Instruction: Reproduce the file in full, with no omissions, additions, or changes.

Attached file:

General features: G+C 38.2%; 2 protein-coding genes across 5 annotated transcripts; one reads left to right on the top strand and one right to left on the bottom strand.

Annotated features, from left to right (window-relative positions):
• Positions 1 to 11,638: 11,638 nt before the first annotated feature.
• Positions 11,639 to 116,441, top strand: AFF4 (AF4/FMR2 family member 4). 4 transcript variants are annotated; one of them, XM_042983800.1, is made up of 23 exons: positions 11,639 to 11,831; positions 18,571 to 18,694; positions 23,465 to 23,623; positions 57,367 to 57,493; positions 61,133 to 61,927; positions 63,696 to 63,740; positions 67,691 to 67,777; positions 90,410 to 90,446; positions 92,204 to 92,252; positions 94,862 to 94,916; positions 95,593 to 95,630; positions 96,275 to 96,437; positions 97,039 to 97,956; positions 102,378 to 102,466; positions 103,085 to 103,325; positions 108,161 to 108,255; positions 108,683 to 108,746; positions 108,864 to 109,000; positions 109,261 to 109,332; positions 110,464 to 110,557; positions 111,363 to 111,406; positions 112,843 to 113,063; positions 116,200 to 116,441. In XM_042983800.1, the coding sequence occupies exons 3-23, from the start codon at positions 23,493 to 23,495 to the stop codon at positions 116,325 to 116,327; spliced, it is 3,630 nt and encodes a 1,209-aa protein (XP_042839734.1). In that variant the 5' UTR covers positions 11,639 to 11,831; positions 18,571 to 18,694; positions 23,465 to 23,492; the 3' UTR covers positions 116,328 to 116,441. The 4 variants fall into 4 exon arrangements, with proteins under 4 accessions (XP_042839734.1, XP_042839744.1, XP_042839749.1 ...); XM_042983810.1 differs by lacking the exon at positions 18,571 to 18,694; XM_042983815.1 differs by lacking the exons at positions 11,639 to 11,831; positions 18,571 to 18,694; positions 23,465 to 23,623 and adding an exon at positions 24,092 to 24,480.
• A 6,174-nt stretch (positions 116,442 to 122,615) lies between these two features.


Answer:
General features: G+C 38.2%; 2 protein-coding genes across 5 annotated transcripts; one reads left to right on the top strand and one right to left on the bottom strand.

Annotated features, from left to right (window-relative positions):
• Positions 1 to 11,638: 11,638 nt before the first annotated feature.
• Positions 11,639 to 116,441, top strand: AFF4 (AF4/FMR2 family member 4). 4 transcript variants are annotated; one of them, XM_042983800.1, is made up of 23 exons: positions 11,639 to 11,831; positions 18,571 to 18,694; positions 23,465 to 23,623; positions 57,367 to 57,493; positions 61,133 to 61,927; positions 63,696 to 63,740; positions 67,691 to 67,777; positions 90,410 to 90,446; positions 92,204 to 92,252; positions 94,862 to 94,916; positions 95,593 to 95,630; positions 96,275 to 96,437; positions 97,039 to 97,956; positions 102,378 to 102,466; positions 103,085 to 103,325; positions 108,161 to 108,255; positions 108,683 to 108,746; positions 108,864 to 109,000; positions 109,261 to 109,332; positions 110,464 to 110,557; positions 111,363 to 111,406; positions 112,843 to 113,063; positions 116,200 to 116,441. In XM_042983800.1, the coding sequence occupies exons 3-23, from the start codon at positions 23,493 to 23,495 to the stop codon at positions 116,325 to 116,327; spliced, it is 3,630 nt and encodes a 1,209-aa protein (XP_042839734.1). In that variant the 5' UTR covers positions 11,639 to 11,831; positions 18,571 to 18,694; positions 23,465 to 23,492; the 3' UTR covers positions 116,328 to 116,441. The 4 variants fall into 4 exon arrangements, with proteins under 4 accessions (XP_042839734.1, XP_042839744.1, XP_042839749.1 ...); XM_042983810.1 differs by lacking the exon at positions 18,571 to 18,694; XM_042983815.1 differs by lacking the exons at positions 11,639 to 11,831; positions 18,571 to 18,694; positions 23,465 to 23,623 and adding an exon at positions 24,092 to 24,480.
• A 6,174-nt stretch (positions 116,442 to 122,615) lies between these two features.